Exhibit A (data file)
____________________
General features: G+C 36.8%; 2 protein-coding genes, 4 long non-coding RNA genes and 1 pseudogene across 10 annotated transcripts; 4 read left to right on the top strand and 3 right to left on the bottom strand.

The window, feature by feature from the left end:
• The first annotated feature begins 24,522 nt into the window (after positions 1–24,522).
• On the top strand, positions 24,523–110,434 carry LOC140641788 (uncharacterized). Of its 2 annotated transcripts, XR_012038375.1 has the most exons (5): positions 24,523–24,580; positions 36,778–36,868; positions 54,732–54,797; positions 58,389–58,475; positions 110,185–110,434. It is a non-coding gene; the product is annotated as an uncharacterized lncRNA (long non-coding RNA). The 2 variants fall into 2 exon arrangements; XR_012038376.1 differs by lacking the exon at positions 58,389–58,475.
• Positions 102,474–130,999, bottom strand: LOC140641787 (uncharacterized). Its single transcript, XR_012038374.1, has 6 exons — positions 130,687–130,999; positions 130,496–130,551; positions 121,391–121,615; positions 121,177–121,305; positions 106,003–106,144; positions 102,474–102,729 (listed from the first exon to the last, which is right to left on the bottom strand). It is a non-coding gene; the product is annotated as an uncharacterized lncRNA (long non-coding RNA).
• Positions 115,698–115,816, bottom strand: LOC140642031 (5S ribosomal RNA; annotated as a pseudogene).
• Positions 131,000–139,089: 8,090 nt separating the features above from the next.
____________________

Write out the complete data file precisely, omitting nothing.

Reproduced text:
General features: G+C 36.8%; 2 protein-coding genes, 4 long non-coding RNA genes and 1 pseudogene across 10 annotated transcripts; 4 read left to right on the top strand and 3 right to left on the bottom strand.

The window, feature by feature from the left end:
• The first annotated feature begins 24,522 nt into the window (after positions 1–24,522).
• On the top strand, positions 24,523–110,434 carry LOC140641788 (uncharacterized). Of its 2 annotated transcripts, XR_012038375.1 has the most exons (5): positions 24,523–24,580; positions 36,778–36,868; positions 54,732–54,797; positions 58,389–58,475; positions 110,185–110,434. It is a non-coding gene; the product is annotated as an uncharacterized lncRNA (long non-coding RNA). The 2 variants fall into 2 exon arrangements; XR_012038376.1 differs by lacking the exon at positions 58,389–58,475.
• Positions 102,474–130,999, bottom strand: LOC140641787 (uncharacterized). Its single transcript, XR_012038374.1, has 6 exons — positions 130,687–130,999; positions 130,496–130,551; positions 121,391–121,615; positions 121,177–121,305; positions 106,003–106,144; positions 102,474–102,729 (listed from the first exon to the last, which is right to left on the bottom strand). It is a non-coding gene; the product is annotated as an uncharacterized lncRNA (long non-coding RNA).
• Positions 115,698–115,816, bottom strand: LOC140642031 (5S ribosomal RNA; annotated as a pseudogene).
• Positions 131,000–139,089: 8,090 nt separating the features above from the next.